Imágenes de páginas


represent the sounds of other instruments;ancient and gone out of use, and others forming still, part of our orchestras. To these belong the double bass, 16 and 8 feet; flute or reed flute, 8 and 4 feet; hautboy, 8 feet; bassoon, 16 and 8 feet; trumpet, 8 feet; and so forth. There is a register, also, called the vox humana, intended to imitate the human voice. Other ranges of pipes are proper to the organ itself, such as the principal and many others.

The various orders of pipes are divided into labial stops, whose pipes have a mouth narrowed from the inside, and to which order the principal belongs; two reed stops, in which the sound is produced or modified by a tongue, which vibrates in the interior of the pipe; and lastly, the stopped pipes, which are covered or closed at the top, and sound, in consequence thereof, an octave deeper than they otherwise would in proportion to their length.

When we reflect that a superior organ has forty, sixty, and more registers at command, whose diversity of character may be endlessly increased by combinations of the individual ranges, some more delicate than any orchestral instrument, others of vibrating power, and that the full organ in its whole power is sufficient to overwhelm any orchestra,-we cannot but acknowledge its vast superiority over every other instrument, and the propriety of its name from organum (instrument, engine), it being assuredly and supereminently the instrument; since none other can be compared with or stand against it. The proper use, combination, and change of the stops or registers, is of itself an object of much study and ingenuity. The notation for the organ is the same as that of the pianoforte, generally in two staves in the G and F clefs; but in old compositions, the soprano, alto, and tenor clefs are occasionally found. The pedal notes are marked

PED. (pedale),

and the manual notes,

MAN. (manuale, manualmente),

or S. P., Senza pedale.

If the pedal is rich and belongs to a full manual, it may be proper to write it on a third staff, under the first and second, which would then be reserved for the manual alone.

The combination of the registers is seldom indicated by composers; neither indeed can it be determined with exactness and for general application. Organs differ very much from each other in the number, choice, and composition of their registers; and therefore a combination, perfectly suitable on one, might be unfavourable, or impossible on another. In case particular feet tone, different key-boards, the full organ, or soft combinations of stops, be required, these circumstances are usually expressed in general terms at the beginning of the composition.


Here we are concerned with the most usual only. The chief is the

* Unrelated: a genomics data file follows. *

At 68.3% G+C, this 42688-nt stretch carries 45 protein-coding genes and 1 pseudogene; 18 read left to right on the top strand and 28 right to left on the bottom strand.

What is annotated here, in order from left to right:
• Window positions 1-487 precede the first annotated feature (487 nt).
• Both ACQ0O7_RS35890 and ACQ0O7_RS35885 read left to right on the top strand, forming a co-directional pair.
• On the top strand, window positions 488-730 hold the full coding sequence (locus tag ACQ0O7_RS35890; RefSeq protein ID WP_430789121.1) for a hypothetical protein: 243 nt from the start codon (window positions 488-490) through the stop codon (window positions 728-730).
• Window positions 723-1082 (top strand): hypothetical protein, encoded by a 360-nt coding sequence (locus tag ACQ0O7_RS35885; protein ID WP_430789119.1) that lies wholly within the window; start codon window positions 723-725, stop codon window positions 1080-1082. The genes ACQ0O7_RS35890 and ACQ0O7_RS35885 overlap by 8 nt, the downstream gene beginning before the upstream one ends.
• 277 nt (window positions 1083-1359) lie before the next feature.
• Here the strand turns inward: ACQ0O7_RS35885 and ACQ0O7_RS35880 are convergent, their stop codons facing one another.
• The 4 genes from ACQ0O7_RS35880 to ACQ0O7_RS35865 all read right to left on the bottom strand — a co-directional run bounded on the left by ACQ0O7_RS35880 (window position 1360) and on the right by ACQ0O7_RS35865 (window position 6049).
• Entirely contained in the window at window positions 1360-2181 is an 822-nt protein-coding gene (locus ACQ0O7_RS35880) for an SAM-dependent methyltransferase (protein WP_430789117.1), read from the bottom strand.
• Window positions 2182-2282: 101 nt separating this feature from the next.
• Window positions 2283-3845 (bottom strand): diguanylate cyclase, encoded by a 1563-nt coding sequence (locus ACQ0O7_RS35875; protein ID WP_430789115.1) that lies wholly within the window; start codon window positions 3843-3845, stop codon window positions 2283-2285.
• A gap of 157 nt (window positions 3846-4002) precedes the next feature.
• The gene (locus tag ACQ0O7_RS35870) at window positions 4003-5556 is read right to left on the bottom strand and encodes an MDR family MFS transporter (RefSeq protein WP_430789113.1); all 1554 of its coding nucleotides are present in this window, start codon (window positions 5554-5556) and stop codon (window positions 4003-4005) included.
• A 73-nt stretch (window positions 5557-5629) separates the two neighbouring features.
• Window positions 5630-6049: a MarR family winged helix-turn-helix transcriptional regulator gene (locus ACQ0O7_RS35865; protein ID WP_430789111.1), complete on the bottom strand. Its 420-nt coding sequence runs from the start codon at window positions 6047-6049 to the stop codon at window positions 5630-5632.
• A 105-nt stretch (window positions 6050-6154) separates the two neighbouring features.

KETTLE-DRUM (timpano), of a hollow, echoing sound. This instrument gives out one serviceable tone; but it can be tuned to any tone between the great and small F Two

[blocks in formation]

We comprehend under this head

THE GREAT DRUM (gran tamburo),
THE CYMBALS (piatti, cinelli),
THE TRIANGLE (triangulo),

Instruments of no determined tone, but of mere sound, and too well known to require further notice here.

In military music there are still more instruments of mere sound, such as the Turkish crescent (bellwork), the wooden roll drum (tamburo rulante), and the military drum. In the orchestra, also, we sometimes find the Chinese gong-a bason or bowl of very powerful sound.†

NINTH SECTION.-INSTRUMENTS OF FRICTION. The chief of this class is the


whose tones are produced from hollow vessels of glass, put into vibration by the application of the fingers. The sounds of this instrument are indescribably sweet and delicate, and it is susceptible of the most perfect crescendo and diminuendo, from the gentlest breathing, to harassing power. It is even dangerous, in its extreme intensity, to persons of weak nerves, in whom it has been known to produce fainting and other inconveniences. Nevertheless, this instrument, invented in 1762, by Benjamin Franklin, has not been able to maintain its position in practical art, owing to its difficulty of performance and limited powers. It is adapted merely to slow and simple successions of harmony; and truly, the charms of its characteristic sounds are not a sufficient compensation for its inability to follow the composer.

* A late invention makes the tuning of kettle-drums so easy, that it can be done during the time of playing.

We may mention also here, the Moorish drum, or hand drum (tamburino), and the Spanish castagnets, which have become familiar in our ballets.